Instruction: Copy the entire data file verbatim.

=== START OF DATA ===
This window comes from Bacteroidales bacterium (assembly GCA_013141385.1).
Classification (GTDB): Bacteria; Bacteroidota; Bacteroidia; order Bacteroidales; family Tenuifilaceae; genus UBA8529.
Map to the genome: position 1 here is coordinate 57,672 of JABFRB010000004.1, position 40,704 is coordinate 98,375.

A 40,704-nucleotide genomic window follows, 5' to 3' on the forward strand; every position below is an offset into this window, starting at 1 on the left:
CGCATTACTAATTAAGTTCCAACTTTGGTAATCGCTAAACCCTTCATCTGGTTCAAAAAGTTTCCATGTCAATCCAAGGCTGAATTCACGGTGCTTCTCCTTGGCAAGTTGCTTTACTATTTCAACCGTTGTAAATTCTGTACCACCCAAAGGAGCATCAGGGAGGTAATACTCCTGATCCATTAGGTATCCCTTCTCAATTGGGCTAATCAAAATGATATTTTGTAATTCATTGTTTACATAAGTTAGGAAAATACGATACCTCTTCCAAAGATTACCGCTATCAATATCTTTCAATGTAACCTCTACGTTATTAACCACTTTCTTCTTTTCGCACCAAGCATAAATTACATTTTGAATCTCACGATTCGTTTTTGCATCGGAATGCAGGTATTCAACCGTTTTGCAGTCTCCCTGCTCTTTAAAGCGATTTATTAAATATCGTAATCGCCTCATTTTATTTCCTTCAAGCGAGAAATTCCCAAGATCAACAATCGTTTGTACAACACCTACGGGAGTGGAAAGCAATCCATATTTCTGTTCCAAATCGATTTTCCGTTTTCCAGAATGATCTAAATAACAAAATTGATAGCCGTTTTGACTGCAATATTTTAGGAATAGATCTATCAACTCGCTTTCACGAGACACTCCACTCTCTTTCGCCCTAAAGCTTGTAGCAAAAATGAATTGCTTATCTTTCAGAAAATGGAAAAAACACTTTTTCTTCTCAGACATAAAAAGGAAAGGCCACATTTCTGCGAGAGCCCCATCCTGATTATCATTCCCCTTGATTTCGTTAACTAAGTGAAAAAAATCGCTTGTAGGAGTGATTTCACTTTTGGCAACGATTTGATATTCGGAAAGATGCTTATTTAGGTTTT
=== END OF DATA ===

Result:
This window comes from Bacteroidales bacterium (assembly GCA_013141385.1).
Classification (GTDB): Bacteria; Bacteroidota; Bacteroidia; order Bacteroidales; family Tenuifilaceae; genus UBA8529.
Map to the genome: position 1 here is coordinate 57,672 of JABFRB010000004.1, position 40,704 is coordinate 98,375.

A 40,704-nucleotide genomic window follows, 5' to 3' on the forward strand; every position below is an offset into this window, starting at 1 on the left:
CGCATTACTAATTAAGTTCCAACTTTGGTAATCGCTAAACCCTTCATCTGGTTCAAAAAGTTTCCATGTCAATCCAAGGCTGAATTCACGGTGCTTCTCCTTGGCAAGTTGCTTTACTATTTCAACCGTTGTAAATTCTGTACCACCCAAAGGAGCATCAGGGAGGTAATACTCCTGATCCATTAGGTATCCCTTCTCAATTGGGCTAATCAAAATGATATTTTGTAATTCATTGTTTACATAAGTTAGGAAAATACGATACCTCTTCCAAAGATTACCGCTATCAATATCTTTCAATGTAACCTCTACGTTATTAACCACTTTCTTCTTTTCGCACCAAGCATAAATTACATTTTGAATCTCACGATTCGTTTTTGCATCGGAATGCAGGTATTCAACCGTTTTGCAGTCTCCCTGCTCTTTAAAGCGATTTATTAAATATCGTAATCGCCTCATTTTATTTCCTTCAAGCGAGAAATTCCCAAGATCAACAATCGTTTGTACAACACCTACGGGAGTGGAAAGCAATCCATATTTCTGTTCCAAATCGATTTTCCGTTTTCCAGAATGATCTAAATAACAAAATTGATAGCCGTTTTGACTGCAATATTTTAGGAATAGATCTATCAACTCGCTTTCACGAGACACTCCACTCTCTTTCGCCCTAAAGCTTGTAGCAAAAATGAATTGCTTATCTTTCAGAAAATGGAAAAAACACTTTTTCTTCTCAGACATAAAAAGGAAAGGCCACATTTCTGCGAGAGCCCCATCCTGATTATCATTCCCCTTGATTTCGTTAACTAAGTGAAAAAAATCGCTTGTAGGAGTGATTTCACTTTTGGCAACGATTTGATATTCGGAAAGATGCTTATTTAGGTTTT